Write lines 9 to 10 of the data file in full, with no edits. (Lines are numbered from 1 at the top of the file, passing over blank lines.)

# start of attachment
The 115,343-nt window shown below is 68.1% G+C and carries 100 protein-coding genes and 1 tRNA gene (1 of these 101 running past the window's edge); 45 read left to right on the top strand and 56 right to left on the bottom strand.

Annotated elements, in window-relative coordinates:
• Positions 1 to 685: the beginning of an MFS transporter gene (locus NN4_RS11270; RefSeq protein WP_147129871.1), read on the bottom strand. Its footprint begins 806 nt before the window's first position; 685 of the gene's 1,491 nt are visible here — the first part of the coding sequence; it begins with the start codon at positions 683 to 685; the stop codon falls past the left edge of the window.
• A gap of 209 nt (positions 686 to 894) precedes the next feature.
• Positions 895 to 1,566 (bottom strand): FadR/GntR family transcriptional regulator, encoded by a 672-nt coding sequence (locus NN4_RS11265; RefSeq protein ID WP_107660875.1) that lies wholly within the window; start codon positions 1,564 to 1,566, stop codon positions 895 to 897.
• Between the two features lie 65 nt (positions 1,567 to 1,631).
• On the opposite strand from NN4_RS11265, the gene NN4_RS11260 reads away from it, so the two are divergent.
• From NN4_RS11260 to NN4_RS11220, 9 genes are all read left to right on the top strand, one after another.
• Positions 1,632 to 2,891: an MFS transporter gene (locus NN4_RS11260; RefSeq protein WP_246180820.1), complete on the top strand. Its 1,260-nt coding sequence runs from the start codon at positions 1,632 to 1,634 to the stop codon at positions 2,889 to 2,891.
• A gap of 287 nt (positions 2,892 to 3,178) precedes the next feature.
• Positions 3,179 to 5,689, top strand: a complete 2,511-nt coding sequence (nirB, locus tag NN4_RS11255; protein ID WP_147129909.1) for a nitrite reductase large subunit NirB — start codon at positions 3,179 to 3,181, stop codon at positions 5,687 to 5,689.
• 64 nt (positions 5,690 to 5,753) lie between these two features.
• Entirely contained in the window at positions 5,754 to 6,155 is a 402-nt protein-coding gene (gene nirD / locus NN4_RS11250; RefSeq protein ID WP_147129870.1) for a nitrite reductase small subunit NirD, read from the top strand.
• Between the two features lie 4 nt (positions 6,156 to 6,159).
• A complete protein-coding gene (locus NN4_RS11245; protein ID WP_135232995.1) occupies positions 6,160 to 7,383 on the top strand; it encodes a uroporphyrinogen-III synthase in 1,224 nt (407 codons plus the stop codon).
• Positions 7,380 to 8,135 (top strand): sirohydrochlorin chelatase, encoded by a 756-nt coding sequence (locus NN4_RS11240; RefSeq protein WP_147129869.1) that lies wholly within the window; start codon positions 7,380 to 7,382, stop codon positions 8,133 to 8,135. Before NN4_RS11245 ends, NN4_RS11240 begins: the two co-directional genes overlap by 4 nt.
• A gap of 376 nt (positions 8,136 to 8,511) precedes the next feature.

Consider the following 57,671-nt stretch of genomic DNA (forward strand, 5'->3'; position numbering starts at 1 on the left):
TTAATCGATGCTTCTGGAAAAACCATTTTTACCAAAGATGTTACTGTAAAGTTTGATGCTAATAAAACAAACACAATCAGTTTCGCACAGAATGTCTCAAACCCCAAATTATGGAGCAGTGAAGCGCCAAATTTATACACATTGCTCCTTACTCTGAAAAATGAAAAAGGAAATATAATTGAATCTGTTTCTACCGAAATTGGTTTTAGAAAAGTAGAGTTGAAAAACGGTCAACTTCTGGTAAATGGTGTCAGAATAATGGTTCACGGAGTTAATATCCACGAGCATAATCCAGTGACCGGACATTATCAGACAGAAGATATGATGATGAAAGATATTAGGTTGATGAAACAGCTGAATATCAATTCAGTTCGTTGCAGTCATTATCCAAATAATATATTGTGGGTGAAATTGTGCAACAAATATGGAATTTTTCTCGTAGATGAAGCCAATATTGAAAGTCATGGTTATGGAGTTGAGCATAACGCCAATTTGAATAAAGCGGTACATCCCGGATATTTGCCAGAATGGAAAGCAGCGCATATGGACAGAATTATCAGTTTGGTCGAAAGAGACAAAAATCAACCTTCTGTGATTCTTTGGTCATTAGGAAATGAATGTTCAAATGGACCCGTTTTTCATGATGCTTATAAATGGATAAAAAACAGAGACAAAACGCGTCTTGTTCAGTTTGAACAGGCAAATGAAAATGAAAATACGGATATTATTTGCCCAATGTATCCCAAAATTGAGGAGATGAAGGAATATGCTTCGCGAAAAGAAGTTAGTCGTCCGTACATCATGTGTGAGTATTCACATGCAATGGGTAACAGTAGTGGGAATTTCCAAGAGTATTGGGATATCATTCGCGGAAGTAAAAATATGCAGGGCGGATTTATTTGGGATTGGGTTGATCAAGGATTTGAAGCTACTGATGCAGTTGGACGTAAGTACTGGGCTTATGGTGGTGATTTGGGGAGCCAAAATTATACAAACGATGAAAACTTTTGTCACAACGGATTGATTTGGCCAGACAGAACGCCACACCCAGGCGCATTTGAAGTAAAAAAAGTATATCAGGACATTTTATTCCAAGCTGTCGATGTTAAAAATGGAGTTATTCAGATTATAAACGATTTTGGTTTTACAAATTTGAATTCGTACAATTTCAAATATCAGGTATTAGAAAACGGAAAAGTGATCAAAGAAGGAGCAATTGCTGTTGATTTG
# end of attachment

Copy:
• Positions 1,632 to 2,891: an MFS transporter gene (locus NN4_RS11260; RefSeq protein WP_246180820.1), complete on the top strand. Its 1,260-nt coding sequence runs from the start codon at positions 1,632 to 1,634 to the stop codon at positions 2,889 to 2,891.
• A gap of 287 nt (positions 2,892 to 3,178) precedes the next feature.